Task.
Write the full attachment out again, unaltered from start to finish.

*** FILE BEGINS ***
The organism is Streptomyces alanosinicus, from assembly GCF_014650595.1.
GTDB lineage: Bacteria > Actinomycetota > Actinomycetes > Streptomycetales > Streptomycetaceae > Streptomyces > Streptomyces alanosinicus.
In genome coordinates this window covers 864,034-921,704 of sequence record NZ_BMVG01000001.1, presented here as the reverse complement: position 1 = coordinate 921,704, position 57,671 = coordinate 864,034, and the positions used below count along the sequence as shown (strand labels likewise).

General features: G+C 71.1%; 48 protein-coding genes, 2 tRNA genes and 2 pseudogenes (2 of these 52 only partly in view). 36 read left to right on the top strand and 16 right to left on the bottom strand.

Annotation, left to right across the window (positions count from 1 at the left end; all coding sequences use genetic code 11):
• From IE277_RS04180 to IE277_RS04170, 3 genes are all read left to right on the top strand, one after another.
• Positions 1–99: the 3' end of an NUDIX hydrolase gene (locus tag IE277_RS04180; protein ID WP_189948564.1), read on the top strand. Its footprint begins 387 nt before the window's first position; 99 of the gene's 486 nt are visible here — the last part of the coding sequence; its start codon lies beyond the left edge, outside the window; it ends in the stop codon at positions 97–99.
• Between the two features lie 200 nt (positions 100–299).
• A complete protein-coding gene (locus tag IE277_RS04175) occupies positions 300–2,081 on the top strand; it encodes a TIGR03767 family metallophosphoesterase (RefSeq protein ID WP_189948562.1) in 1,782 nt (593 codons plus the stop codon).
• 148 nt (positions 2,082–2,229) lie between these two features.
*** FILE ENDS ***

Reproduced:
The organism is Streptomyces alanosinicus, from assembly GCF_014650595.1.
GTDB lineage: Bacteria > Actinomycetota > Actinomycetes > Streptomycetales > Streptomycetaceae > Streptomyces > Streptomyces alanosinicus.
In genome coordinates this window covers 864,034-921,704 of sequence record NZ_BMVG01000001.1, presented here as the reverse complement: position 1 = coordinate 921,704, position 57,671 = coordinate 864,034, and the positions used below count along the sequence as shown (strand labels likewise).

General features: G+C 71.1%; 48 protein-coding genes, 2 tRNA genes and 2 pseudogenes (2 of these 52 only partly in view). 36 read left to right on the top strand and 16 right to left on the bottom strand.

Annotation, left to right across the window (positions count from 1 at the left end; all coding sequences use genetic code 11):
• From IE277_RS04180 to IE277_RS04170, 3 genes are all read left to right on the top strand, one after another.
• Positions 1–99: the 3' end of an NUDIX hydrolase gene (locus tag IE277_RS04180; protein ID WP_189948564.1), read on the top strand. Its footprint begins 387 nt before the window's first position; 99 of the gene's 486 nt are visible here — the last part of the coding sequence; its start codon lies beyond the left edge, outside the window; it ends in the stop codon at positions 97–99.
• Between the two features lie 200 nt (positions 100–299).
• A complete protein-coding gene (locus tag IE277_RS04175) occupies positions 300–2,081 on the top strand; it encodes a TIGR03767 family metallophosphoesterase (RefSeq protein ID WP_189948562.1) in 1,782 nt (593 codons plus the stop codon).
• 148 nt (positions 2,082–2,229) lie between these two features.